Mozart’s physical appearance was described by (his contemporary) tenor Michael Kelly, in his Reminiscences: “a remarkably small man, except for his large intense eyes. Very thin and pale, with a profusion of fine, fair hair of which he was rather vain. His facial complexion was pitted, a reminder of his childhood case of smallpox. He loved elegant clothing.“ Kelly remembered him at a rehearsal: “[He] was on the stage with his crimson pelisse and gold-laced cocked hat, giving the time of the music to the orchestra.“ Of his voice his wife later wrote that it “was a tenor, rather soft in speaking and delicate in singing, but when anything excited him, or it became necessary to exert it, it was both powerful and energetic“. Mozart usually worked long and hard, finishing compositions at a tremendous pace as deadlines approached. He often made sketches and drafts; unlike Beethoven’s these are mostly not preserved, as his wife sought to destroy them after his death. He was raised a Catholic and remained a loyal member of the Church throughout his life.

 

Mozart lived at the center of the Viennese musical world, and knew a great number and variety of people: fellow musicians, theatrical performers, fellow Salzburgers, and aristocrats, including some acquaintance with the Emperor Joseph II. His three closest friends appear to have been. Gottfried von Jacquin, Count August Hatzfeld, and Sigmund Barisani; others included his older colleague Joseph Haydn, singers Franz Xaver Gerl and Benedikt Schack, and the horn player Joseph Leutgeb. Leutgeb and Mozart carried on a curious kind of friendly mockery, often with Leutgeb as the butt of Mozart’s practical jokes. He enjoyed billiards and dancing, and kept pets: a canary, a starling, a dog, and a horse for recreational riding. He had a startling fondness for scatological humor, which is preserved in his surviving letters, notably those written to his cousin Maria Anna Thekla Mozart around 1777-1778, and in his correspondence with his sister and parents. Mozart also wrote scatological music, a series of canons that he sang with his friends.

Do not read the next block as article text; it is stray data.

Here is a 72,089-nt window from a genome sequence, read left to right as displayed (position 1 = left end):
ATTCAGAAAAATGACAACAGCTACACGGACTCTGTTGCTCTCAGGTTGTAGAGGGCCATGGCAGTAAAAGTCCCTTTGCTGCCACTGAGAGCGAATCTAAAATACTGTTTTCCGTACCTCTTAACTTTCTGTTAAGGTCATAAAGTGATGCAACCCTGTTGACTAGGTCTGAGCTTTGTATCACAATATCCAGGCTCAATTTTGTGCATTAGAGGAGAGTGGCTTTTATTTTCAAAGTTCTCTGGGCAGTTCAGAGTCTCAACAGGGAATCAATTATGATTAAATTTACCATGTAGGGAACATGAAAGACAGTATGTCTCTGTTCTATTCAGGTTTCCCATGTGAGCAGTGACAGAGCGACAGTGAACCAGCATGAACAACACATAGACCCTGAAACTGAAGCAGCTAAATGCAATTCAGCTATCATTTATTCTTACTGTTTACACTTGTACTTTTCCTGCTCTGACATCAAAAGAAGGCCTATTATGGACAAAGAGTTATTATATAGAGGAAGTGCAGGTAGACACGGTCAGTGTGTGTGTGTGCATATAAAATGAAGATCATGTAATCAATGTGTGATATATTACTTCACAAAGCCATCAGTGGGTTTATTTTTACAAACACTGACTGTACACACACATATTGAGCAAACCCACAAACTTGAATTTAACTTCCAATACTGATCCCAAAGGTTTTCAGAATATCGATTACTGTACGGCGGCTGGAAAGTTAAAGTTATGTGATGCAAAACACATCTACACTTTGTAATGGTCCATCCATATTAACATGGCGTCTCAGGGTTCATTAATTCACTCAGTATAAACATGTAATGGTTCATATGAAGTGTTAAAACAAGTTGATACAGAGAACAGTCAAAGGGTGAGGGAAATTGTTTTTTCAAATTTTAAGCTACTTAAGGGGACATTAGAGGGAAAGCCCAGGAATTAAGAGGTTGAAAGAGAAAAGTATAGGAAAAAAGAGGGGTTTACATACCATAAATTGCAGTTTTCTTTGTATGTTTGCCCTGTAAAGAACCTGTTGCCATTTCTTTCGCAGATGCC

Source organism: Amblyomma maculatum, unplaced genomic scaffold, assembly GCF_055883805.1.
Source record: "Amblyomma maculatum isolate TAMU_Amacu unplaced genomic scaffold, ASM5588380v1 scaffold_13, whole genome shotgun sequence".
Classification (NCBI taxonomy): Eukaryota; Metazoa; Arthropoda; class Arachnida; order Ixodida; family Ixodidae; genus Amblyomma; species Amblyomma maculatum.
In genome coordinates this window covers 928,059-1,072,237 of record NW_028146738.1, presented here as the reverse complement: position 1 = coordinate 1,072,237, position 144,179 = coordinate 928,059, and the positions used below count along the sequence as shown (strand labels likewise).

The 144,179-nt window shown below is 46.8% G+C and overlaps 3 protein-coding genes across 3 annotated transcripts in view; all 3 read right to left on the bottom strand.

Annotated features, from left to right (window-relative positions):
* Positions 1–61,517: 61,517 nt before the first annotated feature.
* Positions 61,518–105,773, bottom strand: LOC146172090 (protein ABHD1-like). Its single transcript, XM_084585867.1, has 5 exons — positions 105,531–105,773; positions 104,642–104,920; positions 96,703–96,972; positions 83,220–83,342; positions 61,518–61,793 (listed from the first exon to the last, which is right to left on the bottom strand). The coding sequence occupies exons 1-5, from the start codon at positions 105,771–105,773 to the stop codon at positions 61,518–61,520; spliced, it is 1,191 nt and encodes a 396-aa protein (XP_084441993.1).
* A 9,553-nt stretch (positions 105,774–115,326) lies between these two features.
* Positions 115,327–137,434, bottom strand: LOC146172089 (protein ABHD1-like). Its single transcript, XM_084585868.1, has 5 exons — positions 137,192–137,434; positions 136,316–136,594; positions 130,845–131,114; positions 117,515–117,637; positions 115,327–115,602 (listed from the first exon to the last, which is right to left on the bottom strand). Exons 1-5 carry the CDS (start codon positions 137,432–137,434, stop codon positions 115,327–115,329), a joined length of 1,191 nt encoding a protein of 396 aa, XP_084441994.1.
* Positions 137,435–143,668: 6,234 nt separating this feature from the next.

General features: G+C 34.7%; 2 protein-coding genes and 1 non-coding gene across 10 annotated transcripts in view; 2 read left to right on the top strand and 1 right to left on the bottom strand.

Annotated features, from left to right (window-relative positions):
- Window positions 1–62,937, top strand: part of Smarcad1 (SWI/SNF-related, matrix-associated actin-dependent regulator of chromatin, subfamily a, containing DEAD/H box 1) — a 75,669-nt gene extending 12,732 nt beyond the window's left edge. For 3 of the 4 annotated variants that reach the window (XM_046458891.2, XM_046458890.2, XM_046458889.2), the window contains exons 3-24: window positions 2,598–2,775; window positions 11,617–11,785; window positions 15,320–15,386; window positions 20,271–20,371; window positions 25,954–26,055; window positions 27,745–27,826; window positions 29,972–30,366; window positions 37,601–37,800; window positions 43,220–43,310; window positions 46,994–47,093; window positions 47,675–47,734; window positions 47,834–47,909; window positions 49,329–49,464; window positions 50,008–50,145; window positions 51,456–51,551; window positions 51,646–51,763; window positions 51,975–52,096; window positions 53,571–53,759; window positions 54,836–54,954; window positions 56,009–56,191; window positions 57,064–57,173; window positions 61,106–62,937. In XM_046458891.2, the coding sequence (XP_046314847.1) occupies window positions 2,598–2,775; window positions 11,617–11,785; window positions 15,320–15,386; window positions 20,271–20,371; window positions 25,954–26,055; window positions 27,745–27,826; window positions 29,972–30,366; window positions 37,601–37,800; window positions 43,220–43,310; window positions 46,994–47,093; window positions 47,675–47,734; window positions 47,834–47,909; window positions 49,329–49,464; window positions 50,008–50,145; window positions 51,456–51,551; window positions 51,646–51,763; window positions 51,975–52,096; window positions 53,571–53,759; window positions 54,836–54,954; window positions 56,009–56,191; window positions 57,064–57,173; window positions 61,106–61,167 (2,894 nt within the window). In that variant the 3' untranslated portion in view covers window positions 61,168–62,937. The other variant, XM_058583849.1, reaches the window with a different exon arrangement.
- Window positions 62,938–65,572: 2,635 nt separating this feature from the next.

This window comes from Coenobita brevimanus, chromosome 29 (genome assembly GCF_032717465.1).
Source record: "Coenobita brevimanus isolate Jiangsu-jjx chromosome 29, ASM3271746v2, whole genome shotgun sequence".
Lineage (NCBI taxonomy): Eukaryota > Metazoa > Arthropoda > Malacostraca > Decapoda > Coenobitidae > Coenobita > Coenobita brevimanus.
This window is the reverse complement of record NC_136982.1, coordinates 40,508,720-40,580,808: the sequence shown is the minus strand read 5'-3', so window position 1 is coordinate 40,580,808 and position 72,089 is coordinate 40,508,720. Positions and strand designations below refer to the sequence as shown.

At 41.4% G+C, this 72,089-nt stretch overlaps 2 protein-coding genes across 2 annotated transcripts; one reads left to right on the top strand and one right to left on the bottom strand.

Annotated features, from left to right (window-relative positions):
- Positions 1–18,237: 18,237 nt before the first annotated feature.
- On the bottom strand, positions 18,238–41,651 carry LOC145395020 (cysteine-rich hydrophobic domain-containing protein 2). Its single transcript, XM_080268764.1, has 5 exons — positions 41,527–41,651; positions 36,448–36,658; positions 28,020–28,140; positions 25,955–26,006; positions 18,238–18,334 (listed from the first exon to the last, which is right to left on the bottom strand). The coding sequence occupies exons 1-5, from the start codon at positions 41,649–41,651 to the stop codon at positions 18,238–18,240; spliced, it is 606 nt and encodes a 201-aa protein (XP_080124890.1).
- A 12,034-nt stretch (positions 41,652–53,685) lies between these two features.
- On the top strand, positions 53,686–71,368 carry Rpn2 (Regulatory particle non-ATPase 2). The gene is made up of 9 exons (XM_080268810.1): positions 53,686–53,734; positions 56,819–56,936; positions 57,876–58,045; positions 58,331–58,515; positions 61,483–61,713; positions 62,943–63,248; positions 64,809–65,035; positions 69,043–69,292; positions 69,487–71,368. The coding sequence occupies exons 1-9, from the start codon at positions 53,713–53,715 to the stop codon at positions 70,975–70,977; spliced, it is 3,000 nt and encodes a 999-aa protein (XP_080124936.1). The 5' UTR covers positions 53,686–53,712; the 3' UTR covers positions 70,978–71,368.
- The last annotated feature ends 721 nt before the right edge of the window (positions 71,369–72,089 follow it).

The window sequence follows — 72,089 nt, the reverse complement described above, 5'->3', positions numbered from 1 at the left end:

Reproduction of the original manuscript of Mozart’s canon “Difficile Lectu“. The words “lectu mihi mars“ were intended to be heard as “Leck du mich im Arsch“, for which a relatively polite English rendering is “kiss my arse“.

 

Mozart displayed scatological humor in his letters and a few recreational compositions. This material has long been a puzzle for Mozart scholarship. One view held by scholars deals with the scatology by seeking an understanding of the role of it in Mozart’s family, his society and his times, while another view holds that such humor was the result of an “impressive list“ of psychiatric conditions from which Mozart is claimed to have suffered. For example, when Margaret Thatcher was apprised of Mozart’s scatology during a visit to the theater to see Peter Shaffer’s famous play, Amadeus, director Peter Hall relates: “She was not pleased. In her best headmistress style, she gave me a severe wigging for putting on a play that depicted Mozart as a scatological imp with a love of four-letter words. It was inconceivable, she said, that a man who wrote such exquisite and elegant music could be so foul mouthed“. I said that Mozart’s letters proved he was just that: he had an extraordinarily infantile sense of humor. “I don’t think you heard what I said,“ replied the Prime Minister. “He couldn’t have been like that.“ I offered (and sent) a copy of Mozart’s letters to Number Ten the next day; I was even thanked by the appropriate Private Secretary. But it was useless: the Prime Minister said I was wrong, so wrong I was.“